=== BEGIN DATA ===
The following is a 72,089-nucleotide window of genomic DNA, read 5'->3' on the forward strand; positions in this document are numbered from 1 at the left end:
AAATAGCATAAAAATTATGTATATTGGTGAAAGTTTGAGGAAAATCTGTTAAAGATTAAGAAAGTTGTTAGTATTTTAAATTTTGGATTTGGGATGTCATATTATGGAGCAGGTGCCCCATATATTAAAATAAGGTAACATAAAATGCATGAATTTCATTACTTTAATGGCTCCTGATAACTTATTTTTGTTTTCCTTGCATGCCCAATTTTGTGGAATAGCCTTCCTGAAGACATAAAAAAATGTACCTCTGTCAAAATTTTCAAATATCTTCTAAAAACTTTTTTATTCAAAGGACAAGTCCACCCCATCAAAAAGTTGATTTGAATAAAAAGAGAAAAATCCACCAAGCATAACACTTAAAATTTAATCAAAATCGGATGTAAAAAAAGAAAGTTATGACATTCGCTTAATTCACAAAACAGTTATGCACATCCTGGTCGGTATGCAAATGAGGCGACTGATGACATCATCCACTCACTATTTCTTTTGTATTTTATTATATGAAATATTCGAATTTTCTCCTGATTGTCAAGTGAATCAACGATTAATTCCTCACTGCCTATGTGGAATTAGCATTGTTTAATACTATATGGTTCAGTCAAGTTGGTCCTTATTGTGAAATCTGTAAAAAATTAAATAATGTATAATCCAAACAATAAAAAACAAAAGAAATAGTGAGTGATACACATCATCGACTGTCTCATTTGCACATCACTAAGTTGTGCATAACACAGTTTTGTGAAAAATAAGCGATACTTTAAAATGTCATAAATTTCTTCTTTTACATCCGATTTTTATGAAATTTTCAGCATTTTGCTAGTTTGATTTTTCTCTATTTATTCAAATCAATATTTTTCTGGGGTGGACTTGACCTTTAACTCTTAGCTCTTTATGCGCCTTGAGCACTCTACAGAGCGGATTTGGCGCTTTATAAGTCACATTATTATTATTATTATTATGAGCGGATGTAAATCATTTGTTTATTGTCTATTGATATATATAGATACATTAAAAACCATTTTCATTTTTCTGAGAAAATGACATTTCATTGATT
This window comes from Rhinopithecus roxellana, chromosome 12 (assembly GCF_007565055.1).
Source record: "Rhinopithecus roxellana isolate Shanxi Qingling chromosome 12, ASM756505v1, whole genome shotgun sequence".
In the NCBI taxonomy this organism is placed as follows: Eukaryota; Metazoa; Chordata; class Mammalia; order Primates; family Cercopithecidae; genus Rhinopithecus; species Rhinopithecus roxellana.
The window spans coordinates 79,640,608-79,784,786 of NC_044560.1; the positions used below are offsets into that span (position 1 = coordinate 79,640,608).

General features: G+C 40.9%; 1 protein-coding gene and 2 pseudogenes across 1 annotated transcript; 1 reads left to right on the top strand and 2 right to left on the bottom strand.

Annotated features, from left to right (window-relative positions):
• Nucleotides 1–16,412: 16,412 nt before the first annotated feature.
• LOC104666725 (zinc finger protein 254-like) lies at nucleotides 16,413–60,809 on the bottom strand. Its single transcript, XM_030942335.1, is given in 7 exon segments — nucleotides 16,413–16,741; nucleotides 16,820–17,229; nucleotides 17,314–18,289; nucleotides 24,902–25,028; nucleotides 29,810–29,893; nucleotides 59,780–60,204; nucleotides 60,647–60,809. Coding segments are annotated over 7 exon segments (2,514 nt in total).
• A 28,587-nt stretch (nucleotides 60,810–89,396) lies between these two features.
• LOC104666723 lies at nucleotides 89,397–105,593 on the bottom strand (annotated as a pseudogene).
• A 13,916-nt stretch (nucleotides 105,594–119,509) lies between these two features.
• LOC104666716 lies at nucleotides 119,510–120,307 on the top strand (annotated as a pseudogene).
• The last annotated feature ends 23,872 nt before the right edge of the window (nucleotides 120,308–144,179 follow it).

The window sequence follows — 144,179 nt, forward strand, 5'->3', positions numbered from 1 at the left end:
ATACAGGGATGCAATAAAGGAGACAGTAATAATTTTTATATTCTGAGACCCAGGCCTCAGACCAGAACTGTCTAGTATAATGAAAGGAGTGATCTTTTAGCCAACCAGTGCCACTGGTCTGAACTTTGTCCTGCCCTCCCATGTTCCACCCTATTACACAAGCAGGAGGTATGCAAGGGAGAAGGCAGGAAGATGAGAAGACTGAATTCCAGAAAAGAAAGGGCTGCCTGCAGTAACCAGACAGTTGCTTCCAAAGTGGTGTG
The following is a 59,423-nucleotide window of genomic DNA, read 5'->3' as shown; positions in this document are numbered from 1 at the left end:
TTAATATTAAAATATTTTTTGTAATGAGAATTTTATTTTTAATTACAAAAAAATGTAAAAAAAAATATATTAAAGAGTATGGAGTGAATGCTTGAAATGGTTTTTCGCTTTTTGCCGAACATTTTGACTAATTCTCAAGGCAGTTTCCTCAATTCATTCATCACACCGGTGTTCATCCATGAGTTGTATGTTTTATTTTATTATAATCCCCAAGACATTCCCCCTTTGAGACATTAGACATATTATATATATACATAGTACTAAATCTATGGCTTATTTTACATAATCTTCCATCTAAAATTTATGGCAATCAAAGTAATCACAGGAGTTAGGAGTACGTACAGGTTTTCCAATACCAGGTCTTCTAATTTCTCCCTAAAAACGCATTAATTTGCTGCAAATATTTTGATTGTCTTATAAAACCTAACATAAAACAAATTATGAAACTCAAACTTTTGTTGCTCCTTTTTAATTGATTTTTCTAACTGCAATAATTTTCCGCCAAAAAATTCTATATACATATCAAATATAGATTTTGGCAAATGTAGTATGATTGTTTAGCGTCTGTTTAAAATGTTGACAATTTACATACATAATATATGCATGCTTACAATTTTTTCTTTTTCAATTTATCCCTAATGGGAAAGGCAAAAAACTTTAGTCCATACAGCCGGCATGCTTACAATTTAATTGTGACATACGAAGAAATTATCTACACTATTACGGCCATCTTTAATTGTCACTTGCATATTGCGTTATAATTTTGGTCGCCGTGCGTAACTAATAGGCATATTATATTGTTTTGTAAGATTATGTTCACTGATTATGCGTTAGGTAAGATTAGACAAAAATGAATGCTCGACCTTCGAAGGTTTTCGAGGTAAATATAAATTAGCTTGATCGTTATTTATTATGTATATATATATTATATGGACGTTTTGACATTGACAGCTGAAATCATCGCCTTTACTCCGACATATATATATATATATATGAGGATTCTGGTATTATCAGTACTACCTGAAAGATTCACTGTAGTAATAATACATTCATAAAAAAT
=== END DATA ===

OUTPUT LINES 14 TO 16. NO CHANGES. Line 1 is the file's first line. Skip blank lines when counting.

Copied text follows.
• LOC104666716 lies at nucleotides 119,510–120,307 on the top strand (annotated as a pseudogene).
• The last annotated feature ends 23,872 nt before the right edge of the window (nucleotides 120,308–144,179 follow it).

The window sequence follows — 144,179 nt, forward strand, 5'->3', positions numbered from 1 at the left end: